KATHMANDU, Nov 25: While the main opposition party CPN-UML has been stating that the Constitution itself bars any amendment for changing the provincial boundaries, legal experts opine that amendment could be more a political issue than a technical or legal one.
Constitutional law expert Bipin Adhikari said that raising technical issues against amendment is unnecessary, but he added that the political leadership and Parliament itself do not at present have the popular mandate to amend the constitution.
“To argue only on the basis of technicalities is rubbish but the constitution itself is a political issue. The Constituent Assembly, after promulgating the Constitution, transformed into a legislature. Unless the political parties take their amendment agenda to the people and get a fresh popular mandate, nobody has the right to amend it,” Adhikari told Republica.
Bhimarjun Acharya, another constitutional expert, opined that amendment is possible through Parliament, which can, through transitional provisions, exercise the powers of the Federal Parliament.
However, he said that the government has failed to clarify the reasons for a constitution amendment.
“The Constitution could be amended to maintain its timeliness, to correct flaws if any or to fill the gaps in the Constitution itself, but the government is yet to establish why the amendment is needed,” he said.
On the other hand, advocate Deependra Jha, who is a Madhes activist, said that the UML’s argument about constitutional difficulties in amendment is its way of hindering the process after failing the political argument.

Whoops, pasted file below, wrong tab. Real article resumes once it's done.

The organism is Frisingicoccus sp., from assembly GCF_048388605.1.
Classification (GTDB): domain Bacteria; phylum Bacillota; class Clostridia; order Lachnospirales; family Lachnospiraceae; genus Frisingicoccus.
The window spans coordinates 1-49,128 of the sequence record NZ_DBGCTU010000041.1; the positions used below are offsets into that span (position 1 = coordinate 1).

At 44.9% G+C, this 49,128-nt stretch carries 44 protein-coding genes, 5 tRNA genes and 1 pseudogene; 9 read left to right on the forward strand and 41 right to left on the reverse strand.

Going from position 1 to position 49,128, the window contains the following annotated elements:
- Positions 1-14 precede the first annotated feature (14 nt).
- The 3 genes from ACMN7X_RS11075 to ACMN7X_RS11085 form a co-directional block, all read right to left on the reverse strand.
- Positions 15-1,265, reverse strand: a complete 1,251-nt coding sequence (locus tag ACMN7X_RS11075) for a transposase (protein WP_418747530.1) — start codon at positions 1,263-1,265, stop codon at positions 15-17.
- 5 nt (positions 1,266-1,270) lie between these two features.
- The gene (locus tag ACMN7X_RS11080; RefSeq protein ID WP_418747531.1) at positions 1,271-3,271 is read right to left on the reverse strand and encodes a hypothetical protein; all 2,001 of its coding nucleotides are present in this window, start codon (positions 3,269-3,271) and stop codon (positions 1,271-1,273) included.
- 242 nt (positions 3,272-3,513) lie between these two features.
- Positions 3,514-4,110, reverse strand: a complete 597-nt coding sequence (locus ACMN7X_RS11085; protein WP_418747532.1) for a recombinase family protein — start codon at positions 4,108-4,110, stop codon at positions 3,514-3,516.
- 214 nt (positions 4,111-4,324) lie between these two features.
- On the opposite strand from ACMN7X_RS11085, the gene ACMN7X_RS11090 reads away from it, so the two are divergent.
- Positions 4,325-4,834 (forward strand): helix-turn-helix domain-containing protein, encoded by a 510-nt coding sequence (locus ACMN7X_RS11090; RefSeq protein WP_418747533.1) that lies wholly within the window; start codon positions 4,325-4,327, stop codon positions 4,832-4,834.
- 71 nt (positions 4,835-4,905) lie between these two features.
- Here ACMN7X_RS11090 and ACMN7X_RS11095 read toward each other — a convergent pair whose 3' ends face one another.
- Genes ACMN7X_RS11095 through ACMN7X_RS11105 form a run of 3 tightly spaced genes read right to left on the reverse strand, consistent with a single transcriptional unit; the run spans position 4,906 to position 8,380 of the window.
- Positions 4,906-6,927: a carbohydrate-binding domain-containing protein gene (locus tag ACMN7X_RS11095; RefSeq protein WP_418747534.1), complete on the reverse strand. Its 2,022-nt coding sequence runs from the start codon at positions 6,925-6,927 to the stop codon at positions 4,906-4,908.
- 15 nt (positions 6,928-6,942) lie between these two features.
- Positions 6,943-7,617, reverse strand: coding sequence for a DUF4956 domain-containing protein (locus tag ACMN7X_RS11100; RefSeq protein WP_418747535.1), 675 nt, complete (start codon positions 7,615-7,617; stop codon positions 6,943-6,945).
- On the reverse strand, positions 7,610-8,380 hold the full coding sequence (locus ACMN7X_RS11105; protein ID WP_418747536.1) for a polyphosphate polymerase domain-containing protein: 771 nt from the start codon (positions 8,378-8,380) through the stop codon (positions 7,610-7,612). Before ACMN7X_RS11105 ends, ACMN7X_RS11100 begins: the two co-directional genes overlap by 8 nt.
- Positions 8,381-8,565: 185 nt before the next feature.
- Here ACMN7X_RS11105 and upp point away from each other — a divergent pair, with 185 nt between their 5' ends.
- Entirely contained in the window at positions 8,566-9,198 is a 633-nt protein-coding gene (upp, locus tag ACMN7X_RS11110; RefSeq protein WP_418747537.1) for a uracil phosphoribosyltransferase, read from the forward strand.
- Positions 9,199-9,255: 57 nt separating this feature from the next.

“We are now guided by the transitional provisions of the Constitution and arguing that provincial delineations could not be changed until the provincial assemblies are elected makes no sense,” said Jha.
He also raised a moral question over the UML leadership for obstructing the amendment process. “UML Chairman KP Sharma Oli had officially written to the agitating Madhes-based parties when he was prime minister, stating that he was ready for amendment including provincial delineations,” said Jha.
Advocate Tikaram Bhattarai, who is close to UML, said that Article 274 could be a hurdle to amendment. “Article 274 has been put in place so as not to let the federal state cut down the rights of the provinces, and defying it would be a constitutional question,” said Bhattarai.
Article 274 (4) states that an amendment bill related to altering the borders of any province must be sent to the respective state assemby for its consent, and it must be sent within 30 days after introduction in the federal parliament.